Element hierarchy diagram.
Figure 1: Element hierarchy diagram.

First, let's talk about the parent-child relationship. In Figure 1, the body element has two children: a p element and a ul element. The p element, in turn, has two children: the em and strong elements directly below it on the tree. The p element has one parent, and that's the body element. In fact, an element can only ever have one parent, although it can have many children.

Now for ancestors and descendants. Take the anchor, a element. It has three ancestors: strong, p, and body. As we walk up the tree toward the top level, every element we pass is an ancestor of the element where we started. Going the other way is more complicated: To find descendants, we have to follow all the branches downward from our starting point. Thus, for the paragraph, p element, the descendants are: em, strong, a, and em.

Thus, in order to select the a element using child selector, we would need to write strong > a. Something else, such as p > a would not match the anchor, because it is not a child of the paragraph.

This is not to say that child selection and descendant selections must remain forever separated, as we'll see in the next section.

Children in Context

In addition to the simple child selections we've seen so far, it's possible to make a child selector part of a contextual selector as well:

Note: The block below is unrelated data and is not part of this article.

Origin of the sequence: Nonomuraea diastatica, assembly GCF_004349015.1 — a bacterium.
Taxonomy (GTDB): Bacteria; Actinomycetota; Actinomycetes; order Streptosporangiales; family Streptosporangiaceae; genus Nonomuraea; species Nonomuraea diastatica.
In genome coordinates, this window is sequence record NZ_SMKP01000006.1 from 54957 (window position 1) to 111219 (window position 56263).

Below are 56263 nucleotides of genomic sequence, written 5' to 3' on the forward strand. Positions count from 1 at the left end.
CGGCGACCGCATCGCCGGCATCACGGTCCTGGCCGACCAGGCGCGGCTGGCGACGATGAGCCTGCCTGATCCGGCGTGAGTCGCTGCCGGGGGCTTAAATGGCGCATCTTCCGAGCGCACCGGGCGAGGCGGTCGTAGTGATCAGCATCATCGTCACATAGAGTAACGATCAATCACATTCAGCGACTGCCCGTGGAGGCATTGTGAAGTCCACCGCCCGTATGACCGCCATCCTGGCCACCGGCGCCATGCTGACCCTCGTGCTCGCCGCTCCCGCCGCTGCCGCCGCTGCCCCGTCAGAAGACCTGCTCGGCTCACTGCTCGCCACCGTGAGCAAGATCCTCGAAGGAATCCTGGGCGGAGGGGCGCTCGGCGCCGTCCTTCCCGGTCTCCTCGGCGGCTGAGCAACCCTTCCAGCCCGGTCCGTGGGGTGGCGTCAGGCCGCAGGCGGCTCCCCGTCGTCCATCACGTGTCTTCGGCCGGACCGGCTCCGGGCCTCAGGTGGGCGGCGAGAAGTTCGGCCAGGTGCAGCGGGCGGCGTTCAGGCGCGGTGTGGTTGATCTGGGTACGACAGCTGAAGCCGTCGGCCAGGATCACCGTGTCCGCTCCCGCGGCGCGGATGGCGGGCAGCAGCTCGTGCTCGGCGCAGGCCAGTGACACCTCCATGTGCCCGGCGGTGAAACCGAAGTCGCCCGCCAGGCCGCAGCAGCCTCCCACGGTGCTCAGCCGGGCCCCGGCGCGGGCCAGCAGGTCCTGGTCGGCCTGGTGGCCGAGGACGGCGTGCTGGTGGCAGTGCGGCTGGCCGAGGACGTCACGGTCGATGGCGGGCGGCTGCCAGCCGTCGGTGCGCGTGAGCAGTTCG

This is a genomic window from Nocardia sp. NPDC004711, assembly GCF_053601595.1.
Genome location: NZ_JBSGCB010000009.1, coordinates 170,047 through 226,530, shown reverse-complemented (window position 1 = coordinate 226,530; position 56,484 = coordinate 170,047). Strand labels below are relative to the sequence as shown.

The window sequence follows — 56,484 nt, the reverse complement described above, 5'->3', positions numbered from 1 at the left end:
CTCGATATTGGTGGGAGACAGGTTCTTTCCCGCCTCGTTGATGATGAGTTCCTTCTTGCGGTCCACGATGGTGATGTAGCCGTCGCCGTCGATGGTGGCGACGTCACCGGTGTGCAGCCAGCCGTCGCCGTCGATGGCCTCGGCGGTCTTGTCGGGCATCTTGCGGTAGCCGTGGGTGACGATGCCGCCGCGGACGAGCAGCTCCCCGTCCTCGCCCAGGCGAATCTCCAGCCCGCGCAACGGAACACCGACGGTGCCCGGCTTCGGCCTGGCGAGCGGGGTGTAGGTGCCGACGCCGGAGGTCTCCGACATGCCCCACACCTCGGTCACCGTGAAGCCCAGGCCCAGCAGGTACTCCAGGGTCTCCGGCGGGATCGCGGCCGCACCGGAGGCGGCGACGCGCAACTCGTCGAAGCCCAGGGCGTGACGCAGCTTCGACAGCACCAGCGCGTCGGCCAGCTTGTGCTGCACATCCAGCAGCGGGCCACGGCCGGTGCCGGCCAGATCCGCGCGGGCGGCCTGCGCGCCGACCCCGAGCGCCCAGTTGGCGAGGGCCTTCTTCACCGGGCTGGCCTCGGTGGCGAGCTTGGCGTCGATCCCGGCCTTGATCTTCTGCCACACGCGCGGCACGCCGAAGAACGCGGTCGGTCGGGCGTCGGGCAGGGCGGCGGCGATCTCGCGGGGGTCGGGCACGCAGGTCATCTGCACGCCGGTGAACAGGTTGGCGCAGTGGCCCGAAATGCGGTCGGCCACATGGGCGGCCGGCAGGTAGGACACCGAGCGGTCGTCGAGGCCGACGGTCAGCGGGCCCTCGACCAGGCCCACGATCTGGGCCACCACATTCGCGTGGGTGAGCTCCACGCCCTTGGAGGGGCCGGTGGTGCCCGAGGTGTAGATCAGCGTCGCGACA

div ol > li em {color: purple;}

This rule matches any em text that is a descendant of a list item, as long as that list item is a child of an OL element that is a descendant of a div. Note also that there is no whitespace around the > symbol this time, which is legal: Whitespace around this symbol is optional. Thus:

  <li>The em text here is <em>not</em> purple.</li>
   <li>Look, a list:
     <li>The emphasized text here <em>is</em> purple.</li>

The purple em text is purple because it's the great-grandchild of an li that is the direct child of the ol, and the ol is the grandchild of the body element. The first em is not matched because its grandparent ol is not the direct child of a div.

Even better, you can string more than one child selector together to precisely target a given type of element. Take this, for example:

body > ol > li {color: silver;}

<body> <ol> <li>The text here is silver.</li> </ol> <div> <ul> <li>Look, a list (and this text is not silver, by the way): <ol> <li>The text here is <em>not</em> silver.</li> </ol> </li> </ul> </div> </body>